Shootout wins are good and not so good

New York Rangers goalie Henrik Lundqvist, right, deflects New York Rangers goalie Henrik Lundqvist, right, deflects a shot by Philadelphia Flyers' Claude Giroux, left, in a shootout of the overtime period. The Rangers won 3-2. (April 3, 2011) Photo Credit: AP

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Arthur Staple Arthur Staple

Staple, with Newsday since 1997, has covered high school sports, hockey and football. ...

PHILADELPHIA

Ryan McDonagh wasn't even willing to consider the mathematics involved in determining whether his Rangers have enough non-shootout wins to get in the playoffs.

"I don't even know how it works, honestly," the rookie defenseman said. "All I know is we need as many points as we can get."

The Rangers grabbed a shootout win over the Flyers Sunday. They got two crucial points and remained in eighth place, two points ahead of Carolina with three games to play.

But if the Rangers finish tied in points, Sunday's 3-2 win doesn't count.

In the illogical logic of the NHL, shootouts still are good for the game and the fans, but not for breaking ties in the standings, even to determine who makes the postseason and who does not. So only 33 of the Rangers' 42 wins count for the purposes of tiebreaking, but they get all of their 89 points, two more than they had last season.

And the shootout, of course, factored in mightily last season, in this same Wachovia Center. Olli Jokinen's weak attempt on Philadelphia goalie Brian Boucher sent the Rangers home and the Flyers to the playoffs -- and, ultimately, to the Stanley Cup Finals -- and John Tortorella was left bemoaning his team's failures during the final month and how bad the shootout is for the game.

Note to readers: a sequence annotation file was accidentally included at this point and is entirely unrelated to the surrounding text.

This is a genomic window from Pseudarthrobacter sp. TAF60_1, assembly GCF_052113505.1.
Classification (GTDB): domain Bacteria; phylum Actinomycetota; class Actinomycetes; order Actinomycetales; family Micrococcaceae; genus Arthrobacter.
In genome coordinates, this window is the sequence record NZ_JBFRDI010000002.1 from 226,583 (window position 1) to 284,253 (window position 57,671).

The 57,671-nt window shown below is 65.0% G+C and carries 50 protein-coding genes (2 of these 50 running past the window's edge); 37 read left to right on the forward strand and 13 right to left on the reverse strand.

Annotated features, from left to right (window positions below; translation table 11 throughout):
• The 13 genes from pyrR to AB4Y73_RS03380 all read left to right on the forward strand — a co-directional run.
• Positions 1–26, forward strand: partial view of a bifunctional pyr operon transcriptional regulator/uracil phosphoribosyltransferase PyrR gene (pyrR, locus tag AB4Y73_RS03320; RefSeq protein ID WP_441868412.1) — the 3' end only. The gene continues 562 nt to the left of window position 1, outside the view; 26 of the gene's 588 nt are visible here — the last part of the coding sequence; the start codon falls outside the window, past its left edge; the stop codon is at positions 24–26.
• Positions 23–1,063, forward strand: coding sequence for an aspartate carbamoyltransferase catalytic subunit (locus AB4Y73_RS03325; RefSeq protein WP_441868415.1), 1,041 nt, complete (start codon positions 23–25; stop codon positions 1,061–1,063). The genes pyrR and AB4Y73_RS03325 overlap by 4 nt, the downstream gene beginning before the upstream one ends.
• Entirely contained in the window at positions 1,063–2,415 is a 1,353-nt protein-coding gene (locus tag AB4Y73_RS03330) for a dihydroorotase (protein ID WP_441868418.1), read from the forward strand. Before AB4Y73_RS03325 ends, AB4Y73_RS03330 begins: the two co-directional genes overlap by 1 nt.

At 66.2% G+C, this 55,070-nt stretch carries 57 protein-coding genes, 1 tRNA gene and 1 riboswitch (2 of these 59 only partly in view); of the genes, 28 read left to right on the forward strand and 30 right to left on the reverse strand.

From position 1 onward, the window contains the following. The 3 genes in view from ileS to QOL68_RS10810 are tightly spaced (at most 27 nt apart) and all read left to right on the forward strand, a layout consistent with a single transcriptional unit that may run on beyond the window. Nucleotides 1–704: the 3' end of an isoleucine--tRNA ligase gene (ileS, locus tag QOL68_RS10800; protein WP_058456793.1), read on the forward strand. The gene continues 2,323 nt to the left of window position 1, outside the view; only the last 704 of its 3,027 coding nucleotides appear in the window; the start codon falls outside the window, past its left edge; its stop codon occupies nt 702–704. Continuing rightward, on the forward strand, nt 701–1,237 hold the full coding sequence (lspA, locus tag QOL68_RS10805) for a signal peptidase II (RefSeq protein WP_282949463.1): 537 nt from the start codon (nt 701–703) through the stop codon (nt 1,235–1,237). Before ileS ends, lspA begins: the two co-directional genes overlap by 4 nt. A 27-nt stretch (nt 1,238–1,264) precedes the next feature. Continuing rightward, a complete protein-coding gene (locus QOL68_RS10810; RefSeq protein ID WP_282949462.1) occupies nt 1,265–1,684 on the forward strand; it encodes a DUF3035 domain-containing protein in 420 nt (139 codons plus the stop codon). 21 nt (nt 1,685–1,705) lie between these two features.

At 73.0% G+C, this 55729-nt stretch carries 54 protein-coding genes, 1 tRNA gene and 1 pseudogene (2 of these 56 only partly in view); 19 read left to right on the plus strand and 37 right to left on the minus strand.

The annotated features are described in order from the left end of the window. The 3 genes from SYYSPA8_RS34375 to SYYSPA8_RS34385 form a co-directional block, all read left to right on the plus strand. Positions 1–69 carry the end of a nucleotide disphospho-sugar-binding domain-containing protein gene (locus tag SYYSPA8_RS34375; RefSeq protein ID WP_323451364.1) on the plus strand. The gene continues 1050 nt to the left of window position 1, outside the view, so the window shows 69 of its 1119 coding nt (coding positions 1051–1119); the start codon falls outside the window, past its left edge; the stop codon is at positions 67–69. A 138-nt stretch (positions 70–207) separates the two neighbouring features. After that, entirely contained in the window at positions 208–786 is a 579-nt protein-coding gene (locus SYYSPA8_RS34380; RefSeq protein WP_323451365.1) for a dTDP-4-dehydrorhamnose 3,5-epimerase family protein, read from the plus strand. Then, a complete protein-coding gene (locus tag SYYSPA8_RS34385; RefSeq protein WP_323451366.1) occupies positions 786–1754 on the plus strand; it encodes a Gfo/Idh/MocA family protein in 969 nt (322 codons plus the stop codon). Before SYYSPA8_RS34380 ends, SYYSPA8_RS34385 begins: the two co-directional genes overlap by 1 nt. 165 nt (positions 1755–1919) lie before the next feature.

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For the record, Tortorella hasn't changed his feeling about the shootout; he still dislikes it. "Yes, I do," he said. "National Hockey League games should not end like that."

That said, Tortorella has a team that is built for the shootout. His steady but less-than-mobile defense is perpetually on the defensive in the four-on-four overtime period, as it was Sunday, when the Flyers' very talented group of forwards came in wave after wave.

So the Rangers are not a dynamic team that can trade chance for chance in OT. Plus, they have Henrik Lundqvist. "He's the best in the game," Tortorella said of his goaltender in the shootout.

Lundqvist said he was "tense" down the stretch in the third and in OT, not only knowing that his team needed two points from this game but also flashing back to last April 11, when he was one of a very few Rangers to bring his best to game No. 82. Claude Giroux beat Lundqvist in that shootout, Jokinen meekly missed and that was that.

Lundqvist stopped Giroux Sunday, two of the Rangers' shootout specialists, Erik Christensen (5-for-8 this season) and Wojtek Wolski (4-for-9), beat Sergei Bobrovsky, and the Rangers went to 9-3 in shootouts. They also went to 28-0-0 when leading after two periods, even if they needed the OT and the skills competition to get there.

"There was a little bit, yeah," Marc Staal admitted, referring to flashing back to last year when the horn sounded for the end of overtime. "I had a good feeling we'd pull it off, though."

This Rangers team also is 6-1-1 in games after allowing at least five goals, as they did in Thursday's 6-2 loss to the Islanders. There's a greater confidence in themselves, in their gritty style of play; nearly every Ranger had an ice bag on some appendage Sunday after blocking 23 Flyers shots.

With three games to go, the Rangers still occupy a playoff position, shootout wins and crazy NHL math be damned.

"It doesn't make a difference at this point," Ryan Callahan said. "Regulation, OT, shootout -- we need wins. We'll take 'em any way we can get 'em."

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